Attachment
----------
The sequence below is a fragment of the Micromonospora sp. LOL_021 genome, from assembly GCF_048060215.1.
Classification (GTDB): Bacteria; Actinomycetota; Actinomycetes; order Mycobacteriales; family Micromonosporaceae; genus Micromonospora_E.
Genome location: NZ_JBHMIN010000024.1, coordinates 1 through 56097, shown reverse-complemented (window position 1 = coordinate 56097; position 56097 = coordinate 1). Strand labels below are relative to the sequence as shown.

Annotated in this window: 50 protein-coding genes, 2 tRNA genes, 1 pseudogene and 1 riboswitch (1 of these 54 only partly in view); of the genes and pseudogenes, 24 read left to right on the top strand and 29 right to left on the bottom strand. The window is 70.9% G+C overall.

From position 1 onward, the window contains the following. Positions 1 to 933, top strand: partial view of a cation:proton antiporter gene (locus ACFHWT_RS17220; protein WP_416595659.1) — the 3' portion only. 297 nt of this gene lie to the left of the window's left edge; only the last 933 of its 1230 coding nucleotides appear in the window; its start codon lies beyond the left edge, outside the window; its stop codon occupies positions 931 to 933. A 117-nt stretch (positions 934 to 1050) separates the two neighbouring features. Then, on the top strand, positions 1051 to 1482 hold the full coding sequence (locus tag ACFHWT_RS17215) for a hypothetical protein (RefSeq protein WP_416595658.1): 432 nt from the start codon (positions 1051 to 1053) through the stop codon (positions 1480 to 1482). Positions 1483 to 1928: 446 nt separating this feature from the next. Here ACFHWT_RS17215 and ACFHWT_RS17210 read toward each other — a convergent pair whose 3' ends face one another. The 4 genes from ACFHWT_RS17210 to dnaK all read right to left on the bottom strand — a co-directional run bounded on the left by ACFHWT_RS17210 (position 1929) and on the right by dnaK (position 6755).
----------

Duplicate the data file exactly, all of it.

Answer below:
The sequence below is a fragment of the Micromonospora sp. LOL_021 genome, from assembly GCF_048060215.1.
Classification (GTDB): Bacteria; Actinomycetota; Actinomycetes; order Mycobacteriales; family Micromonosporaceae; genus Micromonospora_E.
Genome location: NZ_JBHMIN010000024.1, coordinates 1 through 56097, shown reverse-complemented (window position 1 = coordinate 56097; position 56097 = coordinate 1). Strand labels below are relative to the sequence as shown.

Annotated in this window: 50 protein-coding genes, 2 tRNA genes, 1 pseudogene and 1 riboswitch (1 of these 54 only partly in view); of the genes and pseudogenes, 24 read left to right on the top strand and 29 right to left on the bottom strand. The window is 70.9% G+C overall.

From position 1 onward, the window contains the following. Positions 1 to 933, top strand: partial view of a cation:proton antiporter gene (locus ACFHWT_RS17220; protein WP_416595659.1) — the 3' portion only. 297 nt of this gene lie to the left of the window's left edge; only the last 933 of its 1230 coding nucleotides appear in the window; its start codon lies beyond the left edge, outside the window; its stop codon occupies positions 931 to 933. A 117-nt stretch (positions 934 to 1050) separates the two neighbouring features. Then, on the top strand, positions 1051 to 1482 hold the full coding sequence (locus tag ACFHWT_RS17215) for a hypothetical protein (RefSeq protein WP_416595658.1): 432 nt from the start codon (positions 1051 to 1053) through the stop codon (positions 1480 to 1482). Positions 1483 to 1928: 446 nt separating this feature from the next. Here ACFHWT_RS17215 and ACFHWT_RS17210 read toward each other — a convergent pair whose 3' ends face one another. The 4 genes from ACFHWT_RS17210 to dnaK all read right to left on the bottom strand — a co-directional run bounded on the left by ACFHWT_RS17210 (position 1929) and on the right by dnaK (position 6755).